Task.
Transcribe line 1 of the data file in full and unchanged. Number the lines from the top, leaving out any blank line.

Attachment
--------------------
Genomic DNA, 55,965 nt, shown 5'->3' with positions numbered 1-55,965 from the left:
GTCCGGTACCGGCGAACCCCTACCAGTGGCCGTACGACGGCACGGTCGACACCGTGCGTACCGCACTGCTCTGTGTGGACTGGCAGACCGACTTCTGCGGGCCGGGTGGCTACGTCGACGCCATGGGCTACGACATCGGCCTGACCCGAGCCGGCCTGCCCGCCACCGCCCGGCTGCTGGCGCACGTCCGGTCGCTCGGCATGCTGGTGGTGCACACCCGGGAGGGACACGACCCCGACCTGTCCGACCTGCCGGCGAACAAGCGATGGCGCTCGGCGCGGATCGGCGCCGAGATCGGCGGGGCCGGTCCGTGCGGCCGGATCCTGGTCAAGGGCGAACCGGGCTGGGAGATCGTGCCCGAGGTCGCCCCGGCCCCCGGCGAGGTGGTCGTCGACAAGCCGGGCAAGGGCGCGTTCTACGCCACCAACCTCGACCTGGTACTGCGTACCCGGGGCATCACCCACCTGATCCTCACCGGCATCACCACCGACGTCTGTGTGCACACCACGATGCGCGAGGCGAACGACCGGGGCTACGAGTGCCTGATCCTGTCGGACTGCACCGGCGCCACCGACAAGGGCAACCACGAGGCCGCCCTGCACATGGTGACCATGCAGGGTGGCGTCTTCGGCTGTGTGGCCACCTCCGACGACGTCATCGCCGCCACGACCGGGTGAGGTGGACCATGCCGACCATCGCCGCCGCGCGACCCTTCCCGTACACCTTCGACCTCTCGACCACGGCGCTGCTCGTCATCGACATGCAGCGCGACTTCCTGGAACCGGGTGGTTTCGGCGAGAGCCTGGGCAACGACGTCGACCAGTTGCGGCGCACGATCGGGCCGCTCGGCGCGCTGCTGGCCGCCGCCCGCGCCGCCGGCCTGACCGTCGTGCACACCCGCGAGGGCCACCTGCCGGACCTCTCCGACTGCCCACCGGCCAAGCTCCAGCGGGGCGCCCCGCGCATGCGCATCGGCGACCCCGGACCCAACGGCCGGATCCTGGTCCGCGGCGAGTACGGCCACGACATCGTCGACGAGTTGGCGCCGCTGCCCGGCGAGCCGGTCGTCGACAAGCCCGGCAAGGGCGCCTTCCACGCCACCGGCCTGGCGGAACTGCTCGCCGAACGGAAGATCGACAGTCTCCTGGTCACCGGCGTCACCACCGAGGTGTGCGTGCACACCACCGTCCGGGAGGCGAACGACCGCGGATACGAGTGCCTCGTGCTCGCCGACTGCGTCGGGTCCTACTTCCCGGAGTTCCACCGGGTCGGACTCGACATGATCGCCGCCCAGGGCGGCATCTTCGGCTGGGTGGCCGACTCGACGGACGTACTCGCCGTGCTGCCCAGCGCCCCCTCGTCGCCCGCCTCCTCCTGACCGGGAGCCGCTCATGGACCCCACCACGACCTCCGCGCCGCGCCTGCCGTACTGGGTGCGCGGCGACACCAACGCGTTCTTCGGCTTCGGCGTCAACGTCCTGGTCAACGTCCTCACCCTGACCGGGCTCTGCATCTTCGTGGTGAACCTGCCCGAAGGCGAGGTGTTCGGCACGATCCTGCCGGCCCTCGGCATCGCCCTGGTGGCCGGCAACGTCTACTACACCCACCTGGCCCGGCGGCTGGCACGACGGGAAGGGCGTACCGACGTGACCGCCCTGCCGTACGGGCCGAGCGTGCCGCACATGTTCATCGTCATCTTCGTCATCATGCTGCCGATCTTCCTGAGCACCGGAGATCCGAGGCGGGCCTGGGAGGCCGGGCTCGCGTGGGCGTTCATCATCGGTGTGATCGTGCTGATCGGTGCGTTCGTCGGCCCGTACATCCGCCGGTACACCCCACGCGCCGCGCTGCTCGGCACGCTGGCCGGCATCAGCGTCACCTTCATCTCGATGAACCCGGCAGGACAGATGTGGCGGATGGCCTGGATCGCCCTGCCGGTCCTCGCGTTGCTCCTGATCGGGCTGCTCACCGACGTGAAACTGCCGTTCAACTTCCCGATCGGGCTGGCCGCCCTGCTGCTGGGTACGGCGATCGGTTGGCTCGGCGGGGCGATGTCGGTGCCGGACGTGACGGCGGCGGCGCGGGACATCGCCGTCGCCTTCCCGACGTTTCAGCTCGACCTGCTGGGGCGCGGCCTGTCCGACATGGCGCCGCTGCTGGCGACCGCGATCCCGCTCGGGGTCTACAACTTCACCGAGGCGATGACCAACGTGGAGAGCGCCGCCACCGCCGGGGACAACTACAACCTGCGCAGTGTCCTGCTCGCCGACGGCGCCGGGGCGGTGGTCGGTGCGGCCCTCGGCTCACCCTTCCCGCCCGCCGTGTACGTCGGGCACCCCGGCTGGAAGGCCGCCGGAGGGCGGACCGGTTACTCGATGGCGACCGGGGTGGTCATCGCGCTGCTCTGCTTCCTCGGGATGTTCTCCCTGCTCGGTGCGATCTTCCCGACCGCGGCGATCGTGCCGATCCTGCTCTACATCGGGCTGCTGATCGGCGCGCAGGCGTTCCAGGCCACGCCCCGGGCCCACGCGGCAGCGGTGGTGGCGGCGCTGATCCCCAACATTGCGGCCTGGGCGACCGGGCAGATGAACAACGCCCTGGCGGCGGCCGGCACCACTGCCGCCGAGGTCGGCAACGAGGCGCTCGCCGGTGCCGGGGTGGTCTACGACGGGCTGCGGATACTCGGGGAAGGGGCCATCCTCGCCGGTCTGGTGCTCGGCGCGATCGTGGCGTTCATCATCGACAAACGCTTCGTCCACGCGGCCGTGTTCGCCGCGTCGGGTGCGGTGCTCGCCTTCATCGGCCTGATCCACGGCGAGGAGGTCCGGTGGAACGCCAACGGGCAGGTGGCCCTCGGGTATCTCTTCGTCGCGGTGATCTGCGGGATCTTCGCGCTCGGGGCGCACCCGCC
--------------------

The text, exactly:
Genomic DNA, 55,965 nt, shown 5'->3' with positions numbered 1-55,965 from the left: